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Poetic guardian
Kalimantan Meratus Dayak tradition

Wearing a black pullover, blue vest and black hat, the gentleman was very modest in appearance. With graying hair and moustache, he had a firm expression on his face. That evening, he was one of a dozen poets from Kalimantan whom the Jakarta Arts Council had invited to read their poems at the Cakrawala Sastra Indonesia 2 (second Indonesian Literary Horizons Forum), held in mid-September.

His modesty off the stage disappeared, however, the moment he took center stage in the New Theater building at Taman Ismail Marzuki, Central Jakarta. The hundreds of people in the audience sat mesmerized as they listened to the incantations of the Meratus Dayak tribe contained in the poems he read. Silence reigned supreme in the hall.

Sitok Srengenge, poet and activist from the Utan Kayu Community (KUK), clicked his tongue in admiration right after the poet, Boerhanuddin Soebely of Kandangan, Hulu Sungai Selatan, South Kalimantan, began reading his works. "Great!" he whispered while giving the thumbs-up. Sitok and most of the people in the audience expressed their appreciation as the poet recited his poem titled Megatruh and Senja Kuning (Yellow Twilight), which, while ostensibly focusing on the funeral procession of a Meratus Dayak tribal chief, describes how modernization has signaled the death of the Meratus Dayak community as a whole.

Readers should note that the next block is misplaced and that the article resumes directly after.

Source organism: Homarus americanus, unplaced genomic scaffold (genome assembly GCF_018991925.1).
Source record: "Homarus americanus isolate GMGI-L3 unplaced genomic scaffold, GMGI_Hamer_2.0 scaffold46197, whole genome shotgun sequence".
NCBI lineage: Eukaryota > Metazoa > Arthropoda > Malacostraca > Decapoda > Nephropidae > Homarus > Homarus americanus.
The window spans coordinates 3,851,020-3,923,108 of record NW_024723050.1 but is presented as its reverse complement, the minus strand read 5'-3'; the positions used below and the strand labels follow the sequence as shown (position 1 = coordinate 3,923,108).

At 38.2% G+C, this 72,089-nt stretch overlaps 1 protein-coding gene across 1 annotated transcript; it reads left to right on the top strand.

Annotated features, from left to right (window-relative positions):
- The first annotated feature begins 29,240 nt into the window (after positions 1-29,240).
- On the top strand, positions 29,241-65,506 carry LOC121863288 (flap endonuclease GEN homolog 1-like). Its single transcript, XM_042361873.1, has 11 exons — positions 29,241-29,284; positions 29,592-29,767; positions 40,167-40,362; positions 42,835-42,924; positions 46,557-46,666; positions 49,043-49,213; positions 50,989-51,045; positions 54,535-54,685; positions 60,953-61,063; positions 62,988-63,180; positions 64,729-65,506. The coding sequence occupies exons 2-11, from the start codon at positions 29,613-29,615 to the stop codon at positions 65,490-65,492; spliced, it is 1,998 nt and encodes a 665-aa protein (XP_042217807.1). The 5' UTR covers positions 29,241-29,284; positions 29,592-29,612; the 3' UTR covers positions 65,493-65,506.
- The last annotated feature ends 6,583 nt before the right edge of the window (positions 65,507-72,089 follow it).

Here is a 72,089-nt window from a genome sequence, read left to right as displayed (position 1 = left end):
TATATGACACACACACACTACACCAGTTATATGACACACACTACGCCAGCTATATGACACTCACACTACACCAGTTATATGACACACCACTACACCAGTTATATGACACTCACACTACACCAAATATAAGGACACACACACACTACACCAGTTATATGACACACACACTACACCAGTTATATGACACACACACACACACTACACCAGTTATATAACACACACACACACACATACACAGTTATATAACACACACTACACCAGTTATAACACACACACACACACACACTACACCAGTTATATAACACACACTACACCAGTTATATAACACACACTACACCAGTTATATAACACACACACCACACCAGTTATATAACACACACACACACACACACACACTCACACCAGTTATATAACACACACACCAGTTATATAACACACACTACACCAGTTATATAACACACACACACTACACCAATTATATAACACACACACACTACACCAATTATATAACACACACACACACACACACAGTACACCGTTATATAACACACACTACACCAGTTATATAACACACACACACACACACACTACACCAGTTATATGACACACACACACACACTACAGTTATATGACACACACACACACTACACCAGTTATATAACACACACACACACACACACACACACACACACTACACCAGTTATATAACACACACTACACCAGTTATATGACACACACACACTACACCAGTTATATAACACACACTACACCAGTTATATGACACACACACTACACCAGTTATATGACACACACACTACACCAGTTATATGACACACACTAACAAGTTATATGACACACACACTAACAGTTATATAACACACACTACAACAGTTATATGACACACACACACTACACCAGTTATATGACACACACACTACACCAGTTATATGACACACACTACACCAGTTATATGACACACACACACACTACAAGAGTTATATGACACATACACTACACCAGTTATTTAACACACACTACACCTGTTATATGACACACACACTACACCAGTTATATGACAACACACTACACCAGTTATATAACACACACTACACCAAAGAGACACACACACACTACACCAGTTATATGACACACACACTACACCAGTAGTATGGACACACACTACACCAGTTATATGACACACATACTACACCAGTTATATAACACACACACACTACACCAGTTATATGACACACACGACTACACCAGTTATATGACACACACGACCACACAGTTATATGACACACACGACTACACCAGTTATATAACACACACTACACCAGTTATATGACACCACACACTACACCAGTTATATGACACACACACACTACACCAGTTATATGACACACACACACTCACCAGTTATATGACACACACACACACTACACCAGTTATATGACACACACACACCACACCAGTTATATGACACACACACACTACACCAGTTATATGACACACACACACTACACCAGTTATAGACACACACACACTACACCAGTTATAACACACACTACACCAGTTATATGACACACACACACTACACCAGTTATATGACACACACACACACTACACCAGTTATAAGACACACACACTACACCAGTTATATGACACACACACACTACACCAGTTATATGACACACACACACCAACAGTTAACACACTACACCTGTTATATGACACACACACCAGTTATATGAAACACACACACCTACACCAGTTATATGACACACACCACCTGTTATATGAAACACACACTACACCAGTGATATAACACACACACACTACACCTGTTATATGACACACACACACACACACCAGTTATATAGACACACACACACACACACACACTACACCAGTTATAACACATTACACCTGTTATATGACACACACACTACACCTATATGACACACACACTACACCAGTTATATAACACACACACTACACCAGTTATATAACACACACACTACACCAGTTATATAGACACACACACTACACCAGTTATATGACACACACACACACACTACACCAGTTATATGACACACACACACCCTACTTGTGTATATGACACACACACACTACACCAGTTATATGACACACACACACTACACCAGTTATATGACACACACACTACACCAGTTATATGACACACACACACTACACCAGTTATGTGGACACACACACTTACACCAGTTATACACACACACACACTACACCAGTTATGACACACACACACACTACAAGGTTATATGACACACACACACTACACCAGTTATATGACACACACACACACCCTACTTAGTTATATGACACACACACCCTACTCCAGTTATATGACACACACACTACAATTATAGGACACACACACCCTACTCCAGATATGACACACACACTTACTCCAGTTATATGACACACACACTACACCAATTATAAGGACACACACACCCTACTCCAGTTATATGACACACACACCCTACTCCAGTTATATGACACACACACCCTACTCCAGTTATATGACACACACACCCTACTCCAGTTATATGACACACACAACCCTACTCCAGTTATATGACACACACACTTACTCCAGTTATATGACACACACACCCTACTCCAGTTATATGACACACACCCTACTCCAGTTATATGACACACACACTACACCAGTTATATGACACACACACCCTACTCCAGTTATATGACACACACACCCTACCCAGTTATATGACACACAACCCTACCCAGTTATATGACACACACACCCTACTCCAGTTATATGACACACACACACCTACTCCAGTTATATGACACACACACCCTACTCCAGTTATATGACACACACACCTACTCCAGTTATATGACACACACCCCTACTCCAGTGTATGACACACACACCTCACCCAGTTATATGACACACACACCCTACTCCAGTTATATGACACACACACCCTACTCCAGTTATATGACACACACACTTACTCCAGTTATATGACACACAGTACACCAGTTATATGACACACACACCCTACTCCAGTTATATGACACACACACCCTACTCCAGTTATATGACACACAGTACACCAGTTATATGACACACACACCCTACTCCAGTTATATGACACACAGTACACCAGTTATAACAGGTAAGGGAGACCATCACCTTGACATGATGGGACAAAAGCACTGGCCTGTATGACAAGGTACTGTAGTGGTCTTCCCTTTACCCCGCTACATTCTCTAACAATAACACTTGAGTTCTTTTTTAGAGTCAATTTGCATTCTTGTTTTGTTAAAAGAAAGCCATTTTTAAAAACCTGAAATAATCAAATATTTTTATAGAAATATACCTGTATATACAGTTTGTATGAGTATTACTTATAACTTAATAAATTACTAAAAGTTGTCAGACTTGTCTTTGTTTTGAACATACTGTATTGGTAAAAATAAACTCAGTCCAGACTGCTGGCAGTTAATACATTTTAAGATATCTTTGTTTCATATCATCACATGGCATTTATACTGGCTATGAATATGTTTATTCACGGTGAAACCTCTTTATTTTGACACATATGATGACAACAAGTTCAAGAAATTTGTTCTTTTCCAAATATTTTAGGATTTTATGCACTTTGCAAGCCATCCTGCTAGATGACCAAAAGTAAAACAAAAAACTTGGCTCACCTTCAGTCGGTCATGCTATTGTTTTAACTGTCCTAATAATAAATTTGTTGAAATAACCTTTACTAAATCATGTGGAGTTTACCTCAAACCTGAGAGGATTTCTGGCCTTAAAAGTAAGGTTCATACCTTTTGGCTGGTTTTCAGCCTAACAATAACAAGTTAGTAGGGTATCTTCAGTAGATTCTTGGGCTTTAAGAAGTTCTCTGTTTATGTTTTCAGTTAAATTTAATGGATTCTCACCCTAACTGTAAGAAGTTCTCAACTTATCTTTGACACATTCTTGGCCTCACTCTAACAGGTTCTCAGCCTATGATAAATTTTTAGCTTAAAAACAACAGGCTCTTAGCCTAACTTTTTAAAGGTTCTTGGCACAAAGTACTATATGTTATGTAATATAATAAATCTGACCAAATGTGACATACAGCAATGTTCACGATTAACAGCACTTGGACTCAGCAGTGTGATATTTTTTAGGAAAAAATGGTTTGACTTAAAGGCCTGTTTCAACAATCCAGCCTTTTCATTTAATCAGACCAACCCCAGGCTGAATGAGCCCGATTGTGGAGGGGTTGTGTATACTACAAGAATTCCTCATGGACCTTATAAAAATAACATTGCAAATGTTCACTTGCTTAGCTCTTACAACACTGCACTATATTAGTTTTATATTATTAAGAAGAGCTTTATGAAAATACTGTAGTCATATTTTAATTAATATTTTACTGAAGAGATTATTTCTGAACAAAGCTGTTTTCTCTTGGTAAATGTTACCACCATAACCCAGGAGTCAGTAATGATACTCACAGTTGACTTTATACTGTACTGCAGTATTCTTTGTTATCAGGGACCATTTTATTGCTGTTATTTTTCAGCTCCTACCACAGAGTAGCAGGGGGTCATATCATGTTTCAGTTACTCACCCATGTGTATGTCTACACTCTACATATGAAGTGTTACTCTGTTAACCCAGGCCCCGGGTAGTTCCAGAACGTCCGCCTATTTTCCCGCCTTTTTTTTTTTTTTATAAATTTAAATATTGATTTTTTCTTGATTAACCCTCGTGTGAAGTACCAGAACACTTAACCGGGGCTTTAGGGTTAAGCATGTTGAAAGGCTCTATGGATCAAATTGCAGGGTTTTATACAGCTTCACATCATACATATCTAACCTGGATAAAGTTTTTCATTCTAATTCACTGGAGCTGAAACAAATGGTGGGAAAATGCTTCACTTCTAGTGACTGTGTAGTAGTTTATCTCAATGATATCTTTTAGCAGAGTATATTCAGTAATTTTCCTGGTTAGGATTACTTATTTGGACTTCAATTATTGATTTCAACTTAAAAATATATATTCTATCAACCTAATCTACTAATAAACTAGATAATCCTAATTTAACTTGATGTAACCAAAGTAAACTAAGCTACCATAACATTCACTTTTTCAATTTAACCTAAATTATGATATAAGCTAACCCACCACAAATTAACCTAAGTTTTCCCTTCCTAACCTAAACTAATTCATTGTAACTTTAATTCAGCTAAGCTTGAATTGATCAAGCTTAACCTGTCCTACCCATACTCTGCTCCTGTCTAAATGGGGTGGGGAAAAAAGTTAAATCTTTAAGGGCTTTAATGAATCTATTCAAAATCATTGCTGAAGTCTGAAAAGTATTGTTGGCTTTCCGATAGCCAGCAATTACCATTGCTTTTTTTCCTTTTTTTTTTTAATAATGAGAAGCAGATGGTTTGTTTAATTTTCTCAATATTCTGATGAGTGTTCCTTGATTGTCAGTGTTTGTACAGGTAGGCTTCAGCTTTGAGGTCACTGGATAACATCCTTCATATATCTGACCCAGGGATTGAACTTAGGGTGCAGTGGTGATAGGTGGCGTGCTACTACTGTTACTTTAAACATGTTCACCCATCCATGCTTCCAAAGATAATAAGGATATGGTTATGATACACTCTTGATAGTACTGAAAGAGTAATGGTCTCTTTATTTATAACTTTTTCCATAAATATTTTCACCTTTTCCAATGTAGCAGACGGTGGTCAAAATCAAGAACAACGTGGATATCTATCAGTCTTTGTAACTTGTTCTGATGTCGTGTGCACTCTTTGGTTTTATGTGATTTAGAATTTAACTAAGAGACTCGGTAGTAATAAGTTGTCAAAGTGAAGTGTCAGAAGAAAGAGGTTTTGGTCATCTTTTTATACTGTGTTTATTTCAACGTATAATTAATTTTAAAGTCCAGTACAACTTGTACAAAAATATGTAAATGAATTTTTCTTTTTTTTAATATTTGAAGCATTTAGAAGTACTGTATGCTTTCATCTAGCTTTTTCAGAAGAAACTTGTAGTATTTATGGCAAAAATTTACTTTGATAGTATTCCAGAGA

"iii....laaahhh/panjampaian janji panutusan hajat/maut dunia maut karama/sambut ka Nining Raja Kuasa" was the incantation that Soebely read out in the Meratus Dayak language while groaning sorrowfully. His Megatruh ended with the following lines (translated): To the white mountain, to the white mountain, that is the destination, the mountain where days and months lead on/to a land where there is neither morning nor night/to a land with diamond sand and grass made of gems.

The poems that Soebely read that evening forcefully articulated the sorrow of the Meratus Dayak tribe as they find themselves left behind by modernization. Through his poems, the sorrow becomes gripping, while at the same time expressing the magic nuances of beauty.

Meratus Dayak spokesperson

Of Banjar Malay blood, Soebely, born in 1957, is very close to the Meratus Dayak people, a tribe that lives in the Meratus mountain range of South Kalimantan. He often visits the homes of Meratus Dayak people and overnights there. As he is very close to the Meratus Dayak people and also because many of his literary works voice the sorrow of that people, fellow writers from Kalimantan call him the spokesperson of the Meratus Dayak community.

"Pak Soebely may be regarded as the spokesperson for the Meratus Dayak people because many of his works dwell on the problems they face. "Indeed, as he gets along very well with many Meratus Dayak people, his poems and plays contain a strong Meratus Dayak element," said Jamal T. Suryanata, a poet and an elementary school teacher in rural Kalimantan.